• Households of recent immigrants are much more likely than Canadian-born households to consist of extended families or more than one family. They also tend to be larger, with close to one-half consisting of four or more persons, compared to one-quarter of Canadian-born households with four or more persons.

Participation in the economy (Part D)

  • The more recent their arrival, the lower the labour force participation rate and the higher the unemployment rate of immigrants. Earlier immigrants participate in the labour force at more or less the same rates as the Canadian-born.
  • This pattern of increasing convergence to the Canadian-born with longer stay in Canada occurs across all age and gender groups and across all but the lowest level of education. The disparities between recent immigrants and the Canadian-born are smaller for men than for women.
  • Lack of knowledge of English is a major barrier to labour force participation. However, it accounts for only a small part of the disparity in labour force participation of very recent immigrants, as lack of knowledge of English is rare.
  • Labour force participation was higher and unemployment lower in 2001 than in 1996. The Canadian-born and all cohorts of immigrants showed gains across the age spectrum. The gains were larger for women than for men and for the young and old compared to the prime labour force age group of 25 to 44 years. Immigrants who landed in the five years before the 2001 Census showed remarkable gains compared to their counterparts in the 1996 Census.
  • In comparison to the Canadian-born, recent immigrants were more likely to be employed in processing and sales and services occupations, in the manufacturing sector and in hospitality and other services. A smaller share of recent immigrants than the Canadian-born held jobs in administrative and management and social occupations, or in construction and transportation, or the public sector. While jobs of recent immigrants require a relatively low level of skill, the very recent cohort held jobs with higher skill requirements than their predecessors did in 1996.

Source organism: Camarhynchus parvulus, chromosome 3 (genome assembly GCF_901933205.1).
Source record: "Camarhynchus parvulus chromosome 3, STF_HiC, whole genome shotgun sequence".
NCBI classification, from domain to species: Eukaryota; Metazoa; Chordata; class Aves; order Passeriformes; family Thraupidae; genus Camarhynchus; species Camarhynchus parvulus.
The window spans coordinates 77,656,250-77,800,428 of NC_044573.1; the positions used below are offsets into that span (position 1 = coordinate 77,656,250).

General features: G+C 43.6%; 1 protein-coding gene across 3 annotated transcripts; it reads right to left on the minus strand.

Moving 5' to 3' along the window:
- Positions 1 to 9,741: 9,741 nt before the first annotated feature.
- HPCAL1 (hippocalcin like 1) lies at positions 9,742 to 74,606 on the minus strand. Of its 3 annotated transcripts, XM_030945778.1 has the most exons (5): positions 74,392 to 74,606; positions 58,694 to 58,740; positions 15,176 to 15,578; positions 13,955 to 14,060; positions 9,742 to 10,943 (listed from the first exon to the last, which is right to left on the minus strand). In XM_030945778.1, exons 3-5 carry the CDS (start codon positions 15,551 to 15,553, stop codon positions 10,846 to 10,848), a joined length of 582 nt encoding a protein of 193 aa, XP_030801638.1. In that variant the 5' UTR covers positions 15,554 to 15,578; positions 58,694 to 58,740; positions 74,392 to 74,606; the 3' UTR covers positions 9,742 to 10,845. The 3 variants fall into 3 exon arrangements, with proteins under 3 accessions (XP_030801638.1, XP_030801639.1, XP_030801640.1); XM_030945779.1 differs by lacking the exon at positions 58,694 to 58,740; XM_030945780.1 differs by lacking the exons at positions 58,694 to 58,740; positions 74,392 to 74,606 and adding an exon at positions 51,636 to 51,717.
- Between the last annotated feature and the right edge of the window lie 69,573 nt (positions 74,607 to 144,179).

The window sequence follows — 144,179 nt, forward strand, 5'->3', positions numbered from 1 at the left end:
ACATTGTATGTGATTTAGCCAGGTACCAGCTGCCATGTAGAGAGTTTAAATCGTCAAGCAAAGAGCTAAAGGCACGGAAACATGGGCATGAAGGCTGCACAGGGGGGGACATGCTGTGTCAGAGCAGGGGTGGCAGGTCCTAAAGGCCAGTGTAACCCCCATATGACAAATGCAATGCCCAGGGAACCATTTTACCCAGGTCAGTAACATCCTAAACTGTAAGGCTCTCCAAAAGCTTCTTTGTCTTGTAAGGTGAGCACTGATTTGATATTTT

Income (Part E)

  • On average, among persons reporting income for the year 2000, the income of very recent immigrants was about three-fifths the income of the Canadian-born, while those who immigrated during the 1986-1995 period had income close to two-thirds of that of the Canadian-born. A smaller proportion of recent immigrants than of the Canadian-born have income from employment.
  • The average income of very recent immigrants in the year 2000 was almost 50% higher than for the comparable cohort in 1995, compared to increases of 17% for the Canadian-born and 26% for immigrants who had been in the country for more than five years.
  • As a share of income of households with all members in the 25 to 64 age group, transfer payments from government were twice as large for recent immigrant households as for Canadian-born households.
  • Three in ten very recent immigrants are in a low-income situation, twice as large a share as for the Canadian-born.

Housing (Part F)

  • In Calgary, 15% of recent immigrant households live in crowded conditions—that is, have one person or more per room—compared to 2% of Canadian-born households. Among households consisting exclusively of very recent immigrants, the incidence of crowding is 22%.
  • One in four recent immigrant households spends more than 30% of their income on shelter, compared to one in five Canadian-born households.
  • The state of repair of the housing stock among recent immigrants is comparable to that among the Canadian-born.
  • Home ownership is as common among recent immigrant households as among households of the Canadian-born.